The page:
- As you read the book—point out the different colors of spots that Dog has—ask your toddler or preschooler if they can remember how Dog got each of his colorful spots. This activity will reinforce narrative skills—one of the most important pre-reading skills!
Reading with Older Children:
- This book has many familiar words that children starting to read will recognize. The pictures also lend themselves well as clues to help figure out what the words on the page say.
- Use it as a math activity! Ask your older child “If I wiped off Dog’s pink spot and blue spot—how many spots would he have left?”
- Do an art activity when you finish reading the book—have your child draw a picture of dog and then add all of his colorful spots.
I hope you enjoy “Dog’s Colorful Day” as much as I do. It’s a splendid book to read together as a family and has lots and lots of potential for literacy activities at home.
If you do enjoy “Dog’s Colorful Day”---Emma Dodd has written two more books about the adventures of Dog—“Dog’s ABC’s” and “Dog’s Noisy Day”. What kind of trouble will Dog get into next? Sounds to me like a good reason to pile into the car and head to the library!
We would like to give an extra special "Thank You!" to our Family Literacy Month sponsors for making these book giveaways possible:
by Meredith Lamothe, Early Childhood and Literacy Coordinator
We were making shaky eggs the entire first week of our Toddlerfest celebration. Shaky eggs or egg maracas are a great first percussion instrument for little ones and a fun way for them to feel included in making music as well as get a good introduction to rhythm, which is an important early literacy skill!
There are lots of songs that can be used with shaky eggs—actually, you can shake along to most any song you like or listen to---but there are a handful of songs that I use regularly in Baby Storytime here at the museum that highlight shaky eggs and are a lot of fun.
Here’s a few you can try at home!
Counting Shakes: (Tune: "If You’re Happy and You Know It")
If you’re happy and you know it shake your egg—one time!
If you’re happy and you know it shake your egg—two times!
If you’re happy and you know it and you really want to show it, if you’re happy and you know it shake your egg—three times!
(Keep going for however long the focus lasts!)
Shake, Clap, Tap! (Tune: "If You’re Happy and You Know It")
If you’re happy and you know it give a shake
If you’re happy and you know it give a shake! (etc)
If you’re happy and you know it give a clap!
If you’re happy and you know it give a clap (etc)
If you’re happy and you know it give a tap (tap your egg on a surface or part of your body)
If you’re happy and you know it give a tap (etc)
If you’re happy and you know it give a shake! And a clap! And a tap!
Shake Your Shaker! (Tune: "London Bridges")
Shake your shaker way up high, way up high, way up high
Shake your shaker way up high
Shake your Shaker
Shake your shaker…
Way down low
To the left
To the right
On your foot!
On your head
Shakers can also be used as an early reading and literacy tool. Bump them along the pages of a book to point out the different words, sound out familiar words and names using the eggs to accentuate the different syllables, or read a book that lends itself to music (Pet the Cat anyone?) and have your shaky eggs ready for the grooviest parts of the book!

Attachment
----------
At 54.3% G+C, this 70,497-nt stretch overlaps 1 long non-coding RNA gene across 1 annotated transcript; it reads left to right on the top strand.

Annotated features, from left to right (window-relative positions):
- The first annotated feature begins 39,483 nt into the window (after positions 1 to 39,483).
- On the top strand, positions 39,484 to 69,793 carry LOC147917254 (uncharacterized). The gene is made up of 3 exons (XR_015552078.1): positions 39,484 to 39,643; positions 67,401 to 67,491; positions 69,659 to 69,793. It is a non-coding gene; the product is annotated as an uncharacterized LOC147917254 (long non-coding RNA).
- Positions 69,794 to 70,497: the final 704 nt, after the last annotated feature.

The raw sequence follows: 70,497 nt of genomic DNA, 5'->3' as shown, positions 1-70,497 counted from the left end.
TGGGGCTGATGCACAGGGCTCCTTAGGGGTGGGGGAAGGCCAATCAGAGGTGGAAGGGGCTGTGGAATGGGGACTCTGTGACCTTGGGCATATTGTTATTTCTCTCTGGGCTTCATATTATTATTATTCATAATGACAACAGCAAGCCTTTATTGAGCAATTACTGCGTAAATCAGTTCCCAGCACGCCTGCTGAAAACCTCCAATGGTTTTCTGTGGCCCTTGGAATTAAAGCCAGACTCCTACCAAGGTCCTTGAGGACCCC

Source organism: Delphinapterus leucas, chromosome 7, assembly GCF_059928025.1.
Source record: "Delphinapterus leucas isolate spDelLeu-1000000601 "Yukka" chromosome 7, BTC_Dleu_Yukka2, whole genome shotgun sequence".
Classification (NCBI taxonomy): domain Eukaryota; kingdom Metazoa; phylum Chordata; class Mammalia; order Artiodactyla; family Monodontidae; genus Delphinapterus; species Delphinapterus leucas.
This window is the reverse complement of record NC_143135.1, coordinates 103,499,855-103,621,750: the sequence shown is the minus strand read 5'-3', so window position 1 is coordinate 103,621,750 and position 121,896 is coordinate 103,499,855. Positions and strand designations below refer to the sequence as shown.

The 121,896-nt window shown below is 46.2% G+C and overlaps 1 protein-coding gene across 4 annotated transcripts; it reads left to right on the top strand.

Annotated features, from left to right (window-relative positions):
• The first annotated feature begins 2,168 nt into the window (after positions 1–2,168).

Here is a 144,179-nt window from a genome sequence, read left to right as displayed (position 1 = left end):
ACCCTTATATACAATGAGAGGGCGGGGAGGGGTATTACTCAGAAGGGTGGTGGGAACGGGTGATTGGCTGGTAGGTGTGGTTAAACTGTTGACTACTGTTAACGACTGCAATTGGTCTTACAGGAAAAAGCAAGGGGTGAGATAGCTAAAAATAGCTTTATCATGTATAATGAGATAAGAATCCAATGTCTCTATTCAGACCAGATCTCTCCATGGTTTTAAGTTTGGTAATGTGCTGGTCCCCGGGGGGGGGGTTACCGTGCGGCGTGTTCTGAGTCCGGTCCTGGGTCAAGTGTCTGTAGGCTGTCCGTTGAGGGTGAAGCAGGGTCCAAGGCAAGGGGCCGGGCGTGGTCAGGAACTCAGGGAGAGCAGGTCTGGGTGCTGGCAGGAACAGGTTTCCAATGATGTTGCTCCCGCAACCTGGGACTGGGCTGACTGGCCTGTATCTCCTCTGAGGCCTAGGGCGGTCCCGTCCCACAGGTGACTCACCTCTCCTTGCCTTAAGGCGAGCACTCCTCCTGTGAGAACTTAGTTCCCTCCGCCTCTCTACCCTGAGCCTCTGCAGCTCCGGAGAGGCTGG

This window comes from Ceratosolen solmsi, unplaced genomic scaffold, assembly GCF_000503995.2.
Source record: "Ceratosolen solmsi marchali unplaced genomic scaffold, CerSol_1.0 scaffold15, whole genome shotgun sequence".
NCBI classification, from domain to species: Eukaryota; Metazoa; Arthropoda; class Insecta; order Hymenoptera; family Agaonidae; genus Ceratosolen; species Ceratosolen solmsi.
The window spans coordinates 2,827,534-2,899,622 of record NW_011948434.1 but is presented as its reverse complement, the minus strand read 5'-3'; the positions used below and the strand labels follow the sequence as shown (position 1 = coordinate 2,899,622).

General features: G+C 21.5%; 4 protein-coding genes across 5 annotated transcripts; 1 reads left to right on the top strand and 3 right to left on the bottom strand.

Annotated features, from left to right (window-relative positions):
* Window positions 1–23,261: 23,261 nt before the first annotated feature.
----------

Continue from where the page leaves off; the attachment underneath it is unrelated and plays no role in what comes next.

How will you use your egg shaker at home?! Let us know!
Teddy Gets a Checkup at Our Teddy Bear Clinic
By: Amanda Girard, CMNH Intern
It's that time of year again! Our Teddy Bear Clinic is coming up on Friday, August 5 2016. This is one of our favorite events that we’ve been doing for over 25 years! At last year's clinic we talked to many families who have made it a tradition to come every summer. One family we talked to has actually cancelled hair appointments to go to our Clinic!
“It’s the cutest idea!” was something that I heard a lot during the last clinic as visitors checked in their patients. After getting an ID bracelet with their name on it (names ranging from "Stuffy" and "Bunny" to "Who Who" the owl and many, many others) and a short wait in the waiting room, each animal was ready to visit one of our volunteer doctors from Portsmouth Regional Hospital.
Stuffed animals were weighed and measured and some got stitches, Band-Aids and stickers too. Last year, we even had a patient named “Doggie” become a Mom to 4 puppies, a first for our clinic!
Even though it’s called a “Teddy Bear Clinic,” visitors brought more than just bears! Tigger, a giant frog,
colorful birds, Clifford the Big Red Dog, a cat mermaid, Pluto, horses, unicorns, and even Dr. Who were just some of the many unique patients!
“The variety is always something that gets me,” said Zach, a Museum staff member. “I mean, there are plenty of Teddy bears, but also snakes, cats, dogs and more. Dr. Who is a first though!”
The event also helped kids who may be a bit anxious about visiting the doctor. “It makes kids more comfortable with the idea of going to the doctor,” one of our volunteer nurses explained. “Seeing that a needle doesn’t hurt Teddy can help kids who may be afraid of needles.” If their stuffed friend can make it through a trip to the doctor, then they definitely can!
Afterwards, visitors played with their dogs, Teddy Bears, cats and bunnies throughout the Museum until our Teddy Bear Picnic where everyone enjoyed juice, fresh fruit and animal crackers on a beautiful day in Henry Law Park!
We hope you can join us for this year's Teddy Bear Clinic!
The Caldecott Medal in the 1970's
Welcome to Four & Twenty Blackbirds, CMNH's blog series on the history of the Caldecott Medal and the children's book illustrations that have been fortunate enough to be honored and awarded by the Caldecott committee.
We're now entering one of the most enigmatic decades of the 20th Century. The tumultuous events of the previous decade spiral into the beginning of the 1970's and form cultural rivulets leading to political and economic upheaval, a renaissance in American film and the ascendancy of disco, punk and progressive rock music. The bright eye-popping color palette of the previous decade falls away to the earthier tones of what became known as the "Me Decade." The 70's earned the "Me Decade" nickname due to the overwhelming impression that the younger generation, unlike the one before them, was more interested in their own lives than the world at large.